This study is an endeavor to investigate and explore the various pragmatic functions of endearment terms and expressions in Arabic. It tries to find out the different ways in which such expressions are used to perform different pragmatic functions and intentions. Such expressions are used extensively by Arab speakers. The misuse of such expressions may result in misunderstanding, embarrassment or even offence especially in the Arab-conservative community. The data of this study has been taken from Naguib Mahfouz’s Cairo Trilogy which includes: Palace Walk, Palace of Desire and Sugar Street. The model adopted in this study is an eclectic one. Hence, two major politeness theories are used in analyzing the data collected: First, Brown and Levinson’s (1989) concept of “positive politeness”, which is a strategy directed towards the positive face of the hearer, has mainly been adopted in the analysis of data. Second Leech’s (1983,2014) politeness view or Politeness Principle which comprises six politeness maxims for conversation has partly been taken into account in the analysis.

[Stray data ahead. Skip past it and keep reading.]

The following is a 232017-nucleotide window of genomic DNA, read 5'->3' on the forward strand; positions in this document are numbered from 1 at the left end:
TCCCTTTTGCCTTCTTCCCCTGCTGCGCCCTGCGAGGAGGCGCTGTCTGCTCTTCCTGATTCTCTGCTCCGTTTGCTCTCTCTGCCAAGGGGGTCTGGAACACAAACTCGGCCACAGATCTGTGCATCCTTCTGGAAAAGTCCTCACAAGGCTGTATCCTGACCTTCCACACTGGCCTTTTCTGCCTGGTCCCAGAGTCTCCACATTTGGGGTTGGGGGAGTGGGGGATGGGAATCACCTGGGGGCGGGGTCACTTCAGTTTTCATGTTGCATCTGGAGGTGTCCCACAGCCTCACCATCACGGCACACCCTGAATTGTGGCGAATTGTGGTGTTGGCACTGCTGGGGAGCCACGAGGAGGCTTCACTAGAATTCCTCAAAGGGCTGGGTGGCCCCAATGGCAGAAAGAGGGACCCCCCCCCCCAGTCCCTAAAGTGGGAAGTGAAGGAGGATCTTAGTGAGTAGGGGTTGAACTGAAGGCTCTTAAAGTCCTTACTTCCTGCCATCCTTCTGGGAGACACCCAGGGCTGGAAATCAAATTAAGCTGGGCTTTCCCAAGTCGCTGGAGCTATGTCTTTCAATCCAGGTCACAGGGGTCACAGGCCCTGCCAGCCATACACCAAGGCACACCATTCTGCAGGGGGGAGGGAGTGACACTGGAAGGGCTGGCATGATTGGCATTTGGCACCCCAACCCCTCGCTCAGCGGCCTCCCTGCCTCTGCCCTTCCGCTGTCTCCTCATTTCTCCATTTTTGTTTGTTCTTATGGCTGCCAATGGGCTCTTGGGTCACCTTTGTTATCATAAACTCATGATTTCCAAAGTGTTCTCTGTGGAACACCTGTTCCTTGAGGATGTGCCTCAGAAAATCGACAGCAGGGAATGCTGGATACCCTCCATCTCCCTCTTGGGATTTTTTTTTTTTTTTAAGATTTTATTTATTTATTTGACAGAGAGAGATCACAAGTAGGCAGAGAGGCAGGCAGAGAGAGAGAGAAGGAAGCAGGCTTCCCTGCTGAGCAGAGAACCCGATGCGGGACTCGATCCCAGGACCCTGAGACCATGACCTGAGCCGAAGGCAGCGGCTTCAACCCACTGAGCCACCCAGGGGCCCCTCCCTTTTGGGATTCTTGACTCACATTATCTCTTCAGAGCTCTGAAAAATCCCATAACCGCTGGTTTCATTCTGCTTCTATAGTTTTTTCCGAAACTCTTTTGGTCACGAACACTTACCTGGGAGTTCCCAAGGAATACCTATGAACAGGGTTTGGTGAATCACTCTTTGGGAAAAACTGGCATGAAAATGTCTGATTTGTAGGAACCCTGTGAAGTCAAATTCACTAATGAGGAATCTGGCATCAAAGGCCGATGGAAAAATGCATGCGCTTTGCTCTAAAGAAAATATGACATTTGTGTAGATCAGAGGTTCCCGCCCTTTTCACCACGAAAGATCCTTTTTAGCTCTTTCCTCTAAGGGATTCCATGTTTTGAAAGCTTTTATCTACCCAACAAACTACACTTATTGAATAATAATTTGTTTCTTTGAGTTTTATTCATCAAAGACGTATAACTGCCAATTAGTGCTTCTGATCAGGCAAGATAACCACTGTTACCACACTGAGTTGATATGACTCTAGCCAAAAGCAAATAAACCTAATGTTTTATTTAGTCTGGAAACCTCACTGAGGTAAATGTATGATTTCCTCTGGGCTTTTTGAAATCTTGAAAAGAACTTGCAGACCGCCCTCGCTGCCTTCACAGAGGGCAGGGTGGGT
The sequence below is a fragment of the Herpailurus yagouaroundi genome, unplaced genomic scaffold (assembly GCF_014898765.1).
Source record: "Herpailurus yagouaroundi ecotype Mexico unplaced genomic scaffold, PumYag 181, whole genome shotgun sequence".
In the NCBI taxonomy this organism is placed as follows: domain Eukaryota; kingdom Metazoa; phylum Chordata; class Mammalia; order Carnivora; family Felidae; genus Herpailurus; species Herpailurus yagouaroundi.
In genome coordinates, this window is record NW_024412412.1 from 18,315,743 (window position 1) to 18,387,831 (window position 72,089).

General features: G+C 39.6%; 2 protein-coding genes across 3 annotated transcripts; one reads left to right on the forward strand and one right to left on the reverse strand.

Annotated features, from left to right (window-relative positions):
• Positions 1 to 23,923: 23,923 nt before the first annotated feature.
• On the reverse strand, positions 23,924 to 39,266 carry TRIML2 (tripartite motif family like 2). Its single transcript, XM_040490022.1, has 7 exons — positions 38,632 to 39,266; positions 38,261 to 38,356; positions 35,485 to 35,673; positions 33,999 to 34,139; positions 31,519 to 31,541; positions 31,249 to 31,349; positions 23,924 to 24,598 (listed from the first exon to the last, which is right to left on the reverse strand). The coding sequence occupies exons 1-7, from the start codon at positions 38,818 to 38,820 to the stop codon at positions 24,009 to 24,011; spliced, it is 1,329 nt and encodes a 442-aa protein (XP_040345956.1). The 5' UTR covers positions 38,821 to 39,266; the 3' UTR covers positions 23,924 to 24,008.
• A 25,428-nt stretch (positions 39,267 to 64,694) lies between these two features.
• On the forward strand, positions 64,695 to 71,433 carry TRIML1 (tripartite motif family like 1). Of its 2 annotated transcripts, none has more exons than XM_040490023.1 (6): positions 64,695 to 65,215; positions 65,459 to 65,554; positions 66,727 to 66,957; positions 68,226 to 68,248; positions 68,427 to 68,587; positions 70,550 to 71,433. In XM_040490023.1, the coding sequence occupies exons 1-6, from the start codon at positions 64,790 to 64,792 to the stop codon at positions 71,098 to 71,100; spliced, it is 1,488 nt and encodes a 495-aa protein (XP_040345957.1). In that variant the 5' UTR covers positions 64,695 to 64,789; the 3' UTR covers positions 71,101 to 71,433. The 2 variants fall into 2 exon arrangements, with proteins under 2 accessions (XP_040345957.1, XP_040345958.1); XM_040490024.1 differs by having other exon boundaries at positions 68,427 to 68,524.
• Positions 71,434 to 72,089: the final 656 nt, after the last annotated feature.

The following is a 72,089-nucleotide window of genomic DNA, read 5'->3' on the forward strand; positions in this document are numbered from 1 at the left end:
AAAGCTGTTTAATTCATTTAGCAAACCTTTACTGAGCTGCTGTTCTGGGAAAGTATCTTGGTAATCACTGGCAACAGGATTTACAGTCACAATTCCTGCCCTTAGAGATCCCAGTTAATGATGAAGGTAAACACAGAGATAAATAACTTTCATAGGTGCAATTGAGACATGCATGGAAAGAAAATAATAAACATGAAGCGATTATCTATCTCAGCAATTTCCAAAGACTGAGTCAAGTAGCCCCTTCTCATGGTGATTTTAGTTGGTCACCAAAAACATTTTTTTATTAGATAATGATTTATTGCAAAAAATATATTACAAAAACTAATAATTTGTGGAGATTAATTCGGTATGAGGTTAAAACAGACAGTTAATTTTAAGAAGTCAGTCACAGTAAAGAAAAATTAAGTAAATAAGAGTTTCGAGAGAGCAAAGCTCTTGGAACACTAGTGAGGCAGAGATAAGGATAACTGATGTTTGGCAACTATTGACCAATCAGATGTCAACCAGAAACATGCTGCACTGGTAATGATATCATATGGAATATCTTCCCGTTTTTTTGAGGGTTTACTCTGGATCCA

In this study, it has been found that terms of endearment are employed by Arab speakers in order to create a friendly atmosphere in conversation, show solidarity and intimacy. They are used to claim common ground with others, show sympathy and minimize the face-threatening acts. In addition, other forms and expressions such as some terms of address (e.g. diminutives, and kinship terms) as well as two of Leech’s politeness maxims, “approbation and sympathy”, are employed in order to perform the social function of endearments.